Wednesday, May 26, 2010

A Re-Do

The advantage of interviewing a key person first thing is direction, knowing where to go first. The disadvantage of interviewing a key person first thing is information, not knowing enough to ask the right questions.

Today I'm going back to the very beginning, fifty plus interviews later, to a man who helped build Pilot Mountain School. He knows the history like no one else in the community. When I interviewed him last October, I didn't know enough to ask the particulars. I'm glad I did it this way because he set me on the right path, but that path has now looped back to the beginning line. It's not the finish line, though. It's the grounding, grinding line that will fill in the gaps to the string of  stories I've heard these past few months.

I can't wait.


Monday, May 17, 2010

Microfiche fishing

I've been spending time in front of a microfiche machine and the fact that the airconditioning in the library was not working didn't deter me one bit.  A little heat and humidity was nothing compared to what I was learning about struggles and obstacles of the late 1930's. I could get through this minor inconvenience.
I read about  the mudslides and the all too frequent autocrashes, the Hindenburg and the society pages of who invited who to supper. I searched through red herrings like a detective only to be disappointed that the lead didn't pan out. Slowly, in each inch of the old newspapers, I'm putting it all together. The gap is narrowing on my story and I'm close to finding the "why." I could work faster except for one thing.
I'm having too much fun reading. There's one local community called Joy and right down the road is a another community called Worry. I've been keeping up with their news, well, not new news, 1936 news. 1937 news. They have babies. They visit each other. They have rattlesnake stories, gold nugget stories. There is no difference between the two places. Only the names. So did the people from Joy look at life differently than their neighbors from Worry? Did the outside world look at the people from Joy differently than those from Worry? I've been worrying about that.


Wednesday, May 12, 2010

Accidental findings

Researching for me this spring has meant searching, proving, more searching, disproving and then more searching. But the most exciting findings are the accidental tidbits I find as I'm looking up something else. For instance, in a phone conversation with a fellow collector of local stories, I gleaned information that will lead me in a completely different direction to find about the schools in North Carolina requiring eleven years for graduation at the time this schoolhouse first opened. The twelfth was added in 1944, near the end of World War II. He claimed it had nothing to do with the agrarian society that influenced the rest of the school rules and regulations. Instead it was in anticipation of the men returning from war and looking for jobs. Holding the teens back one more year would keep them out of the job market long enough to allow these soldiers time to find jobs. So much for expanding the quality of education! So I'm off to the library tomorrow to research this one interesting item. I'm anticipating hours of looking for one small detail. But then again, just think what accidental findings I might come across.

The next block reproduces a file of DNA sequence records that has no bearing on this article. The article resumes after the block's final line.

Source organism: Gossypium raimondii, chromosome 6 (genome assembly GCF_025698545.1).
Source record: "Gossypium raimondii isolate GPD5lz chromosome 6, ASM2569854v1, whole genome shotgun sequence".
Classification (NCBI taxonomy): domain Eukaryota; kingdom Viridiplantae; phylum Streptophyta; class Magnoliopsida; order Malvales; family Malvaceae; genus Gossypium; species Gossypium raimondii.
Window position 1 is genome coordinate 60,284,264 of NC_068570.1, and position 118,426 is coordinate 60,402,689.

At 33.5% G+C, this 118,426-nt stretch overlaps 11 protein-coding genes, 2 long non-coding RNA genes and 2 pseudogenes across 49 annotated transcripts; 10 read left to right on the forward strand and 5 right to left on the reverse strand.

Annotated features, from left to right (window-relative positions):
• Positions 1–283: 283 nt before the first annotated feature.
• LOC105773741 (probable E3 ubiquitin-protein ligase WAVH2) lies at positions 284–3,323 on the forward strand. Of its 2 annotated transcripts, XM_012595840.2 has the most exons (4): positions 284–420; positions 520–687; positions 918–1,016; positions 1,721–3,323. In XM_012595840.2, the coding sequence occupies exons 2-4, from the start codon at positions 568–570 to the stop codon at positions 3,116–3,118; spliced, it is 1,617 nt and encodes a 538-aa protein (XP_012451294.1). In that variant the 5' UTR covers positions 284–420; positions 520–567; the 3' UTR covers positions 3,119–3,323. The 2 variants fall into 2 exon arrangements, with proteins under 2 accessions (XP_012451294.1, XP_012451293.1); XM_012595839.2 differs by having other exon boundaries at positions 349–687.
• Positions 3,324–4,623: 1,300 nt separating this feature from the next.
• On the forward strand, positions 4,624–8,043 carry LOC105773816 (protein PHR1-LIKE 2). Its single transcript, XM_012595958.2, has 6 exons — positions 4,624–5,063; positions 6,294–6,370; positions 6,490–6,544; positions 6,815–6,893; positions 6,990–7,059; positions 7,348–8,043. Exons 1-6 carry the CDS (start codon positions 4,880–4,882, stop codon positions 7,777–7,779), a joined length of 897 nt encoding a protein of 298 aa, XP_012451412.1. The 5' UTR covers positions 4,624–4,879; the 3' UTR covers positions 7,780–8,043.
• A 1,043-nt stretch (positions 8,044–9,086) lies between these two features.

Monday, May 3, 2010

Books at a music festival

I've been away from the computer for a few days at a music festival. Take a look at some pictures and spot me in the 76,000 crowd, if you can:

At the traditional music tent Saturday afternoon, I was sitting next to a man reading a book. Excuse me, but I couldn't help but wonder about anyone who would choose to read during a music festival. My kind of person, you know. I peeked over his shoulder as politely as I could and I was intrigued right away by the book's format. Turns out to be this book, Still inside - The Tony Rice Story, and though I enjoy listening to this guitar genius and would love to read his life story, it was the format that struck me. I found the tent where the man had purchased his copy and bought one and was back at the traditional music tent reading my copy along with him before that set was even finished.

Yes, just as I thought. Eureka and a joy and all that, too! I found an example of what I had envisioned for the Pilot Mountain Schoolhouse project. I went back to the book stand later, met the author, the publisher, the co-author, and eventually Tony Rice himself. Caroline Wright, one of the authors, spent time with Mr. Rice on the road and wrote about that in first person/present in seven different segments throughout the book. The book is divided into time periods of his life where he tells his own story. The author gives an overview of that era and then...this is where I am most thrilled...then there is a section of comments gleaned from interviews with many different people.

Exactly what I was looking for. It validates me. But it also gives me an idea of how to insert my voice in someone else's story. I can't wait to get back to writing!